(Part two of my reflections on EventCamp 2010, held February 6th in New York City. Part One here.)
As at every good conference, it was the people who made EventCamp 2010 most memorable. I can confirm that #eventprofs are just as cool face-to-face as online! To be warmly accepted in New York City by members of a virtual community that I joined just ten weeks ago, and to enjoy curiosity and interest about my book and Conferences That Work from members of the professional events industry for many years was a great experience for me.
I made and strengthened many relationships at EC10, and I learned some interesting things. Hopefully some will be new to you as well. Here’s a summary:
- Paul Salinger: 1) Oracle runs thousands of events every year. Oracle’s European face-to-face meeting attendance was falling. Making them hybrid events (f2f events with a simultaneous remote audience) has turned this around. 2) But Paul is not a fan of the current generation of commercial virtual event platforms.
- Twitter is being used successfully to drive retail sales to physical venues (e.g. “first 100 people to whisper “puppy” at our New York store get a free cupcake”).
- In a similar vein, Jeff Hurt kindly explained to me how FourSquare is being used to cross-market between businesses that are close to each other (“check in at this hotel and get a free drink at the neighborhood bar tonight”).
- How to price attendance at virtual events compared to the price for traditional attendees? No agreement at EC10 – one person had successfully charged the same (~200 people, half present half remote) which surprised most people. Someone suggested trying a contribution model.
- Robert Swanwick recommended posting video clips of conference presenters online before the event starts, giving participants an advance look so they can better choose the sessions they attend.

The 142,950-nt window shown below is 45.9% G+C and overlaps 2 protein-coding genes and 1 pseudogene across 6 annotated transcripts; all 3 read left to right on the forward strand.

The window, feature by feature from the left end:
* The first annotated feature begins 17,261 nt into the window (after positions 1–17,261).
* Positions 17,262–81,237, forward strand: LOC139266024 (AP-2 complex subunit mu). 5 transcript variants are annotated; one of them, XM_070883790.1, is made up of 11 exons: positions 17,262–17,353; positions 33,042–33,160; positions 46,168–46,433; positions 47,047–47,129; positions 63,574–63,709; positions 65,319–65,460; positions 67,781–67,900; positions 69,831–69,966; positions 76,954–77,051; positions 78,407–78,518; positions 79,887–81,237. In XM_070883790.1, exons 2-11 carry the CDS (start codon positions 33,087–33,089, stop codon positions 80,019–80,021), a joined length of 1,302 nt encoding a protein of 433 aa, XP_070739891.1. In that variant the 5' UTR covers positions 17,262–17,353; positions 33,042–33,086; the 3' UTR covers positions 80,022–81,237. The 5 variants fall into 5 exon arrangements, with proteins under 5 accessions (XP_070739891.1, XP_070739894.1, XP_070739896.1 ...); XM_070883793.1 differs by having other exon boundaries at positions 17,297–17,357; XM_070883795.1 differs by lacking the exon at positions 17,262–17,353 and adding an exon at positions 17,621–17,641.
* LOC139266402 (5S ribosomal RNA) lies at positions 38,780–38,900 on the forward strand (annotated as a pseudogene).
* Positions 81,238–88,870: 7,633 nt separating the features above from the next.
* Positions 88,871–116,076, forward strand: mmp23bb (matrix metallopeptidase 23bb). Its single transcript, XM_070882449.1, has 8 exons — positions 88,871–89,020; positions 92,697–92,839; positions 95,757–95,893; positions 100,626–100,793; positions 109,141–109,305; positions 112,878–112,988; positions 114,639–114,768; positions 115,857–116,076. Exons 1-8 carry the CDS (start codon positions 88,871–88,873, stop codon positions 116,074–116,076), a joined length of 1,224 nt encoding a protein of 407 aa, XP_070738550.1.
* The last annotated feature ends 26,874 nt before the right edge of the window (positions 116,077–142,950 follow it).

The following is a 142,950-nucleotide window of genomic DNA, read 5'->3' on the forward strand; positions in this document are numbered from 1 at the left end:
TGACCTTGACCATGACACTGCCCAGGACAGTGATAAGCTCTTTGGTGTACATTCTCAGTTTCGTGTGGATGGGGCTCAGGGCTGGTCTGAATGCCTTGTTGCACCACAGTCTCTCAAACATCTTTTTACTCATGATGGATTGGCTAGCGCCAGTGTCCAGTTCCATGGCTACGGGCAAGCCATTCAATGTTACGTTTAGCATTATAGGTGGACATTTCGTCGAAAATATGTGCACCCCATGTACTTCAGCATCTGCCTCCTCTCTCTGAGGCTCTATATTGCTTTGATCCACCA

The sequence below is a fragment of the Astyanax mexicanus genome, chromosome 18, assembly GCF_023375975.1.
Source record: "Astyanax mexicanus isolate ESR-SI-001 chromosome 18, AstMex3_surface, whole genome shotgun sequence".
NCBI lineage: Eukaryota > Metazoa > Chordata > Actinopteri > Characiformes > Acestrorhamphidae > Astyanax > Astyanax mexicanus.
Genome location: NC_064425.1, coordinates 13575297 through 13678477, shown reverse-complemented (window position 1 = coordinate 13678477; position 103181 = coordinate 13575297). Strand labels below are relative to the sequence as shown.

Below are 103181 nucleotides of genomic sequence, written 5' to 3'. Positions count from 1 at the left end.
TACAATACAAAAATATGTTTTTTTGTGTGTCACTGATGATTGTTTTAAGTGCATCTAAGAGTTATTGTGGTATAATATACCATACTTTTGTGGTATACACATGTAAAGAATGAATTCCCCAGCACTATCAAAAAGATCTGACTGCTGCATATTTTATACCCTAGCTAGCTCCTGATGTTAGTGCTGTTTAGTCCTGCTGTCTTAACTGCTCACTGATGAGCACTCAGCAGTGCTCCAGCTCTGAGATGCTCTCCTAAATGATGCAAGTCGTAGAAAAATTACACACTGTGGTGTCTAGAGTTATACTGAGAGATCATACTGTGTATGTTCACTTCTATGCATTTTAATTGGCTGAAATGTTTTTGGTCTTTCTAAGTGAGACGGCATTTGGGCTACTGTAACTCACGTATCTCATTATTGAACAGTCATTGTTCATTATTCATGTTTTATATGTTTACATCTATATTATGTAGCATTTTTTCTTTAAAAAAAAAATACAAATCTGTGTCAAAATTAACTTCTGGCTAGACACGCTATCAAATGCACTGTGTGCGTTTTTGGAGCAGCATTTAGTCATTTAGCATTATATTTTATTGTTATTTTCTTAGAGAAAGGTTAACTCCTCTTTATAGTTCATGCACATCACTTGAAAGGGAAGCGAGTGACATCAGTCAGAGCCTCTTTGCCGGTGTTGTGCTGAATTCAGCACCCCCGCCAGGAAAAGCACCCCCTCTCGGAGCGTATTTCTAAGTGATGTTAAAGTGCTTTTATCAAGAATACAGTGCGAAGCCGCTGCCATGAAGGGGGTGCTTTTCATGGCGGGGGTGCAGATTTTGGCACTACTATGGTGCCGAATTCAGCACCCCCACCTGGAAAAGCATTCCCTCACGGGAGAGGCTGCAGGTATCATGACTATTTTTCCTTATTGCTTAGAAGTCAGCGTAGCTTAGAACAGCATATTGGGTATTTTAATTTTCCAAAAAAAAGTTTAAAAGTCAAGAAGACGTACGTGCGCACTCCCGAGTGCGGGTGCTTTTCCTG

- Tools for event streaming: Robert mentioned Procaster for stream editing and his product twebevent [Jan 2013 update: alas, twebevent is no more] which is available in a free version.
- Jeff Hurt gave everyone a Post-It note and asked us to “write what you want to learn in this session”. He had the notes read out, while simultaneously grouping them into similar themes. Then Jeff facilitated a session discussion and exploration of these themes, while skillfully weaving in his own comments and thoughts. This was a simple and effective technique for letting groups effectively explore the issues they want to explore.
- Have an “MC of remote audience” who monitors the back-channel (usually a hashtagged Twitter feed) for audience questions and comments and communicates them to the local audience.
- Find out who your brand champions are (specific customers who are enthusiastic evangelists for your products/services), stay in close touch with them, and be real nice to them!
- Google “social media releases” to find out about how to write them – they’re not the same as traditional press releases. You can build social media releases on pitchengine or prweb.
- What’s the most common technical problem for hybrid events? Not enough Internet bandwidth! Mary Ann Pierce told us that for several thousand people, she supplied dedicated 100MB service!
- Here’s a great idea of Jeff Hurt’s to help to keep a balance between the needs of face-to-face and remote audiences during a session. Periodically, have the f2f audience hold five-minute discussions in small groups, while the speaker interacts directly with the remote audience!
- Remember that the typical attention span of an attendee at a session is about ten minutes. Consider switching your mode of interaction frequently to hold attendee interest.
- Don’t just stream events. Record the stream and make it available on demand. A lot more people will watch it that way.
That’s my list. If you were at EC10, feel free to add yours!